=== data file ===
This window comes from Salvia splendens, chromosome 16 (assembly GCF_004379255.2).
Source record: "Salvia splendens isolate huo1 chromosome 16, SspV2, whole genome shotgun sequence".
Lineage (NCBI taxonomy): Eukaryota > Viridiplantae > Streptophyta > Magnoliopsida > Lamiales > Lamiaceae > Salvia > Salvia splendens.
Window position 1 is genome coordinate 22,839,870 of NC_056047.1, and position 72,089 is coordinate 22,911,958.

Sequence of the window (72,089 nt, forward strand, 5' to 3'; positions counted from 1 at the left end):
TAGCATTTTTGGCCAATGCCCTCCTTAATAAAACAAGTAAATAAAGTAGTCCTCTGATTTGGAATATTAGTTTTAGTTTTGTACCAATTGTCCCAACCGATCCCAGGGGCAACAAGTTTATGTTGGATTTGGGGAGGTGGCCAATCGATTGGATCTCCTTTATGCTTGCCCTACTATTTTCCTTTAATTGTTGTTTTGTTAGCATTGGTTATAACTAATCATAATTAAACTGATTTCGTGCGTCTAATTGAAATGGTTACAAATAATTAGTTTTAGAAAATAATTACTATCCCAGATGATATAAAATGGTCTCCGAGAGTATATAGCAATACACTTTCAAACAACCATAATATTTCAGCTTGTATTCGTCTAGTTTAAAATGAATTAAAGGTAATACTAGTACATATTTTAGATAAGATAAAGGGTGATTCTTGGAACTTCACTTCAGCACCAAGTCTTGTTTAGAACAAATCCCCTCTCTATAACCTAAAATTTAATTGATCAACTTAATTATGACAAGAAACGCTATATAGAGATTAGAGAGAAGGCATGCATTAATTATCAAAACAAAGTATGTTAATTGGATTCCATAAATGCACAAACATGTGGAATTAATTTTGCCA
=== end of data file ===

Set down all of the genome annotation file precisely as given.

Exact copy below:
This window comes from Salvia splendens, chromosome 16 (assembly GCF_004379255.2).
Source record: "Salvia splendens isolate huo1 chromosome 16, SspV2, whole genome shotgun sequence".
Lineage (NCBI taxonomy): Eukaryota > Viridiplantae > Streptophyta > Magnoliopsida > Lamiales > Lamiaceae > Salvia > Salvia splendens.
Window position 1 is genome coordinate 22,839,870 of NC_056047.1, and position 72,089 is coordinate 22,911,958.

Sequence of the window (72,089 nt, forward strand, 5' to 3'; positions counted from 1 at the left end):
TAGCATTTTTGGCCAATGCCCTCCTTAATAAAACAAGTAAATAAAGTAGTCCTCTGATTTGGAATATTAGTTTTAGTTTTGTACCAATTGTCCCAACCGATCCCAGGGGCAACAAGTTTATGTTGGATTTGGGGAGGTGGCCAATCGATTGGATCTCCTTTATGCTTGCCCTACTATTTTCCTTTAATTGTTGTTTTGTTAGCATTGGTTATAACTAATCATAATTAAACTGATTTCGTGCGTCTAATTGAAATGGTTACAAATAATTAGTTTTAGAAAATAATTACTATCCCAGATGATATAAAATGGTCTCCGAGAGTATATAGCAATACACTTTCAAACAACCATAATATTTCAGCTTGTATTCGTCTAGTTTAAAATGAATTAAAGGTAATACTAGTACATATTTTAGATAAGATAAAGGGTGATTCTTGGAACTTCACTTCAGCACCAAGTCTTGTTTAGAACAAATCCCCTCTCTATAACCTAAAATTTAATTGATCAACTTAATTATGACAAGAAACGCTATATAGAGATTAGAGAGAAGGCATGCATTAATTATCAAAACAAAGTATGTTAATTGGATTCCATAAATGCACAAACATGTGGAATTAATTTTGCCA